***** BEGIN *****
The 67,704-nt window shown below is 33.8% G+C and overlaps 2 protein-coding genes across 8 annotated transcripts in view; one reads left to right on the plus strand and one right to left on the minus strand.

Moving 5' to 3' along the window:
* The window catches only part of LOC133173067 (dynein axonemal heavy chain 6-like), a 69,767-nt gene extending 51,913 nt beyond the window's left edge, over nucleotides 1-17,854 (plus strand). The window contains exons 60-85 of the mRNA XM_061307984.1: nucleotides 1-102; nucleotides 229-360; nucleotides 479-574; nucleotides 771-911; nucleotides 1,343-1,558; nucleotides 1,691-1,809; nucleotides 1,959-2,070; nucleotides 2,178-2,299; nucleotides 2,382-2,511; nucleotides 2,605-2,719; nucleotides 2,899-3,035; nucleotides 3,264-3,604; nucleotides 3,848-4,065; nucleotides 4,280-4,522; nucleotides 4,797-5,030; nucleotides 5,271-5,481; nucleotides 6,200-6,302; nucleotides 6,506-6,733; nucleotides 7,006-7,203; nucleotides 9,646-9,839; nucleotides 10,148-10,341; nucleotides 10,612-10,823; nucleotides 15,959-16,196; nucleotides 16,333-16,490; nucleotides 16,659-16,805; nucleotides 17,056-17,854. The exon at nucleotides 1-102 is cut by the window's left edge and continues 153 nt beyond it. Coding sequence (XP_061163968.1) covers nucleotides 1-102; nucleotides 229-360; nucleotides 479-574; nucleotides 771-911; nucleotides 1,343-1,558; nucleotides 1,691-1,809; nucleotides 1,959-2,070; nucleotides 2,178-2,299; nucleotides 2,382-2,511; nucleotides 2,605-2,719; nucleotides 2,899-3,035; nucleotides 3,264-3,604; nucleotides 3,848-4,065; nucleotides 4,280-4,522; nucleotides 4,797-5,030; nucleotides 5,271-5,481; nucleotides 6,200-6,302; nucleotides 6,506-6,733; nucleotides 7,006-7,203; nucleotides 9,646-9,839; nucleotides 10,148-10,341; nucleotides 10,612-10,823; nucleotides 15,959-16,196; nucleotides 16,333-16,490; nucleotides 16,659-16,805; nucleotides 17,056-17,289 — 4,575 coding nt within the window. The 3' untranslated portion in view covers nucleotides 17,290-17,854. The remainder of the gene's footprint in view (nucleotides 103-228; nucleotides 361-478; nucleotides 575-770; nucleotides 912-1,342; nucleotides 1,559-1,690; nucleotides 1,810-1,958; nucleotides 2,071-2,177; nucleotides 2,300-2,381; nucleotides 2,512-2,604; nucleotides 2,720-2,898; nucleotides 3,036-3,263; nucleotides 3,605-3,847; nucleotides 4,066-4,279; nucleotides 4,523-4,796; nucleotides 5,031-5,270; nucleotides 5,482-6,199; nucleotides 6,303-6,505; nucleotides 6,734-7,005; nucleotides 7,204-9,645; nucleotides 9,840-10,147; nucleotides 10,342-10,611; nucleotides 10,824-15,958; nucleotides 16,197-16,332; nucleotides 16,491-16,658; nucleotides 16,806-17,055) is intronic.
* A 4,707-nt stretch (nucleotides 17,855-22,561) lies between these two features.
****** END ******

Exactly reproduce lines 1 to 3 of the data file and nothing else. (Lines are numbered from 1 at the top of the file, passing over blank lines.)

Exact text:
The 67,704-nt window shown below is 33.8% G+C and overlaps 2 protein-coding genes across 8 annotated transcripts in view; one reads left to right on the plus strand and one right to left on the minus strand.

Moving 5' to 3' along the window:
* The window catches only part of LOC133173067 (dynein axonemal heavy chain 6-like), a 69,767-nt gene extending 51,913 nt beyond the window's left edge, over nucleotides 1-17,854 (plus strand). The window contains exons 60-85 of the mRNA XM_061307984.1: nucleotides 1-102; nucleotides 229-360; nucleotides 479-574; nucleotides 771-911; nucleotides 1,343-1,558; nucleotides 1,691-1,809; nucleotides 1,959-2,070; nucleotides 2,178-2,299; nucleotides 2,382-2,511; nucleotides 2,605-2,719; nucleotides 2,899-3,035; nucleotides 3,264-3,604; nucleotides 3,848-4,065; nucleotides 4,280-4,522; nucleotides 4,797-5,030; nucleotides 5,271-5,481; nucleotides 6,200-6,302; nucleotides 6,506-6,733; nucleotides 7,006-7,203; nucleotides 9,646-9,839; nucleotides 10,148-10,341; nucleotides 10,612-10,823; nucleotides 15,959-16,196; nucleotides 16,333-16,490; nucleotides 16,659-16,805; nucleotides 17,056-17,854. The exon at nucleotides 1-102 is cut by the window's left edge and continues 153 nt beyond it. Coding sequence (XP_061163968.1) covers nucleotides 1-102; nucleotides 229-360; nucleotides 479-574; nucleotides 771-911; nucleotides 1,343-1,558; nucleotides 1,691-1,809; nucleotides 1,959-2,070; nucleotides 2,178-2,299; nucleotides 2,382-2,511; nucleotides 2,605-2,719; nucleotides 2,899-3,035; nucleotides 3,264-3,604; nucleotides 3,848-4,065; nucleotides 4,280-4,522; nucleotides 4,797-5,030; nucleotides 5,271-5,481; nucleotides 6,200-6,302; nucleotides 6,506-6,733; nucleotides 7,006-7,203; nucleotides 9,646-9,839; nucleotides 10,148-10,341; nucleotides 10,612-10,823; nucleotides 15,959-16,196; nucleotides 16,333-16,490; nucleotides 16,659-16,805; nucleotides 17,056-17,289 — 4,575 coding nt within the window. The 3' untranslated portion in view covers nucleotides 17,290-17,854. The remainder of the gene's footprint in view (nucleotides 103-228; nucleotides 361-478; nucleotides 575-770; nucleotides 912-1,342; nucleotides 1,559-1,690; nucleotides 1,810-1,958; nucleotides 2,071-2,177; nucleotides 2,300-2,381; nucleotides 2,512-2,604; nucleotides 2,720-2,898; nucleotides 3,036-3,263; nucleotides 3,605-3,847; nucleotides 4,066-4,279; nucleotides 4,523-4,796; nucleotides 5,031-5,270; nucleotides 5,482-6,199; nucleotides 6,303-6,505; nucleotides 6,734-7,005; nucleotides 7,204-9,645; nucleotides 9,840-10,147; nucleotides 10,342-10,611; nucleotides 10,824-15,958; nucleotides 16,197-16,332; nucleotides 16,491-16,658; nucleotides 16,806-17,055) is intronic.